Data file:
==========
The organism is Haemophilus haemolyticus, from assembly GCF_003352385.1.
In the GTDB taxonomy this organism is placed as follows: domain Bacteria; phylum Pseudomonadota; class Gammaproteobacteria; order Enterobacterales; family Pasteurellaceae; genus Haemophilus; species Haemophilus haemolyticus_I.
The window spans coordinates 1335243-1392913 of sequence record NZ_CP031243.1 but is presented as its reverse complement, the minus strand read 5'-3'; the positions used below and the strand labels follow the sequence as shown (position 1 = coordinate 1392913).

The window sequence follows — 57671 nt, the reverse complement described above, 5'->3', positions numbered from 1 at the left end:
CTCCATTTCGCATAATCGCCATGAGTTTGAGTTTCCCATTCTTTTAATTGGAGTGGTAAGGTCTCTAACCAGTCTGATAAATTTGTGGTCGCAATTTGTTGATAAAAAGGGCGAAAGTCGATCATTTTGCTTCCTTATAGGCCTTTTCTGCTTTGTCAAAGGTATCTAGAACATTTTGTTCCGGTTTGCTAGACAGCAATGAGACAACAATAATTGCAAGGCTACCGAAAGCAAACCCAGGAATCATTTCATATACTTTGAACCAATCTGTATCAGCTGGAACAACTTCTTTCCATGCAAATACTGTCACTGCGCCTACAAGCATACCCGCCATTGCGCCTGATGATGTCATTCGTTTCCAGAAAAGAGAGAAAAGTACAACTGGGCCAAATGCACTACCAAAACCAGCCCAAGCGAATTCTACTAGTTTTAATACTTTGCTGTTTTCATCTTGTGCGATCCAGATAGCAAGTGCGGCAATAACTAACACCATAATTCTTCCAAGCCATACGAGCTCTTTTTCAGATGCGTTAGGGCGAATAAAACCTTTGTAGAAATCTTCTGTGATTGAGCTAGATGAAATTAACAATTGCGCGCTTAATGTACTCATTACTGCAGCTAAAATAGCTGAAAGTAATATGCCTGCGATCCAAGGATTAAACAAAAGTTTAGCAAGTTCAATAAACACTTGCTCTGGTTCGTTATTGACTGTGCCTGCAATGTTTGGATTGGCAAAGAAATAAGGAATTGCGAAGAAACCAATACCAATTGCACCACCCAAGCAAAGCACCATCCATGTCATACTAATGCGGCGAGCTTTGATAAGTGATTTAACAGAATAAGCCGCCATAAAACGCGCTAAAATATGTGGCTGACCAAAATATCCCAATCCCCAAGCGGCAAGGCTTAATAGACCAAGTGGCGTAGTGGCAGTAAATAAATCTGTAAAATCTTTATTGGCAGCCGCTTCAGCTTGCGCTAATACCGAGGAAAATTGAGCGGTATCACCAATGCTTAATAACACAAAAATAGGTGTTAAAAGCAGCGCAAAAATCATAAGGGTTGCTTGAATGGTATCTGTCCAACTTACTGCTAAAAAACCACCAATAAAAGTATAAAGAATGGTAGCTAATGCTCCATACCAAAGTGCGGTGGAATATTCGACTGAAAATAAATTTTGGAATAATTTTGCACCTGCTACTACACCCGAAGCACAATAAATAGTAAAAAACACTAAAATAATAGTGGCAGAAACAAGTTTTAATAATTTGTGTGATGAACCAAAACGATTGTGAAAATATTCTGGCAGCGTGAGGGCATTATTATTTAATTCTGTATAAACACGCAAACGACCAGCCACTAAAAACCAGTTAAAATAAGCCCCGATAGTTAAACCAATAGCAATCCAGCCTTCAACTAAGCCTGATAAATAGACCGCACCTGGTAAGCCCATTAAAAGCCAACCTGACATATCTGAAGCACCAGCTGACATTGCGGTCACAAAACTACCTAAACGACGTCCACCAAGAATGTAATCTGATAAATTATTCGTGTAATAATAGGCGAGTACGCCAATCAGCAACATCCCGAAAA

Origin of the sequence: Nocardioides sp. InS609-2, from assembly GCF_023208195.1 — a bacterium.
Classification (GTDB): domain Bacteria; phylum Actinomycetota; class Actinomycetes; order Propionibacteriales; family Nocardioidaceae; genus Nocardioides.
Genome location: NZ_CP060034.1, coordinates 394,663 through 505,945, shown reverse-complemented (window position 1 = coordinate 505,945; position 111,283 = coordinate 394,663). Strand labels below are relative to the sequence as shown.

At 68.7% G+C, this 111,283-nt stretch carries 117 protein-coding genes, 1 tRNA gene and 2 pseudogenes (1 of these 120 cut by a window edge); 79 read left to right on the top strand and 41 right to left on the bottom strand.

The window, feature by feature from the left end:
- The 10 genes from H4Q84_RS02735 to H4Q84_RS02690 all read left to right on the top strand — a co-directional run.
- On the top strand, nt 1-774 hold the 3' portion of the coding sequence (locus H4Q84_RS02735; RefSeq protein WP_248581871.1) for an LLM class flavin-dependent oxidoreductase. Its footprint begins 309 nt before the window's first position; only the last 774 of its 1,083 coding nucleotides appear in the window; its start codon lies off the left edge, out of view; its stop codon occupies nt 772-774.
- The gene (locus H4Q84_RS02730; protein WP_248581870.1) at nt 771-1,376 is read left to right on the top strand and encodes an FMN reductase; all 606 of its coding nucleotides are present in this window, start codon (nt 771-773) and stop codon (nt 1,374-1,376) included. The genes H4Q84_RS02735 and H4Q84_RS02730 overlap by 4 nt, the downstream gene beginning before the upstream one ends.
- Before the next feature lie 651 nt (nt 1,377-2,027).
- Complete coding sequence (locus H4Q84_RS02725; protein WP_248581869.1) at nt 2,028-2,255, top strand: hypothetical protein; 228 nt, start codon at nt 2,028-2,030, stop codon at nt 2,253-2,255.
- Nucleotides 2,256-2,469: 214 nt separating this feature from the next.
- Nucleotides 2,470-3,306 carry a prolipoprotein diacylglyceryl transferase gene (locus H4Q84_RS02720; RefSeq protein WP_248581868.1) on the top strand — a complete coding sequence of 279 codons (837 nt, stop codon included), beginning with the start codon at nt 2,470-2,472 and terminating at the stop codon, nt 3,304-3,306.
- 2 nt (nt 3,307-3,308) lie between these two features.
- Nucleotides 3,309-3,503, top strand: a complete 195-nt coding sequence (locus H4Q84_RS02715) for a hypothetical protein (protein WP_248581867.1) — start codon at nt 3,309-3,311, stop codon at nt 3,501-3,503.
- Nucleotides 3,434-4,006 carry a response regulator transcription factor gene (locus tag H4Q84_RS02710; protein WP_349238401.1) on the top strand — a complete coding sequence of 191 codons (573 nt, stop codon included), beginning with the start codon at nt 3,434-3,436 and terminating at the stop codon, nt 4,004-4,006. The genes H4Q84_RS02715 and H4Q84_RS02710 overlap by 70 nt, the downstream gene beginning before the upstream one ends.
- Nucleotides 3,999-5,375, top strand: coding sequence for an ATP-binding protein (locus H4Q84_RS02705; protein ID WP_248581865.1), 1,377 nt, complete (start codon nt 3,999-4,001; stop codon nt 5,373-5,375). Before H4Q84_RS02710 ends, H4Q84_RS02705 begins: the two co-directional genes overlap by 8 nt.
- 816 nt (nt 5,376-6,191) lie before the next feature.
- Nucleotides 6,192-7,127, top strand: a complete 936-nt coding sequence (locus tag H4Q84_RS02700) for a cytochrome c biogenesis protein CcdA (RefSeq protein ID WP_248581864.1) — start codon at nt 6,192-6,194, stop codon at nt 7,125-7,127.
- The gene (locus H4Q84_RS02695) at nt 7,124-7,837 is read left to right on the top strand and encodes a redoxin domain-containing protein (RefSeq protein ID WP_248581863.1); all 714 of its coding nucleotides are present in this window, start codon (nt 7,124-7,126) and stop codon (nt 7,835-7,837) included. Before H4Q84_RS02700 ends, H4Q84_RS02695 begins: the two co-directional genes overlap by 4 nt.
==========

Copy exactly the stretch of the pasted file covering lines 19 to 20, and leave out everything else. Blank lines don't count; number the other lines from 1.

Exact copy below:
- Nucleotides 3,309-3,503, top strand: a complete 195-nt coding sequence (locus H4Q84_RS02715) for a hypothetical protein (protein WP_248581867.1) — start codon at nt 3,309-3,311, stop codon at nt 3,501-3,503.
- Nucleotides 3,434-4,006 carry a response regulator transcription factor gene (locus tag H4Q84_RS02710; protein WP_349238401.1) on the top strand — a complete coding sequence of 191 codons (573 nt, stop codon included), beginning with the start codon at nt 3,434-3,436 and terminating at the stop codon, nt 4,004-4,006. The genes H4Q84_RS02715 and H4Q84_RS02710 overlap by 70 nt, the downstream gene beginning before the upstream one ends.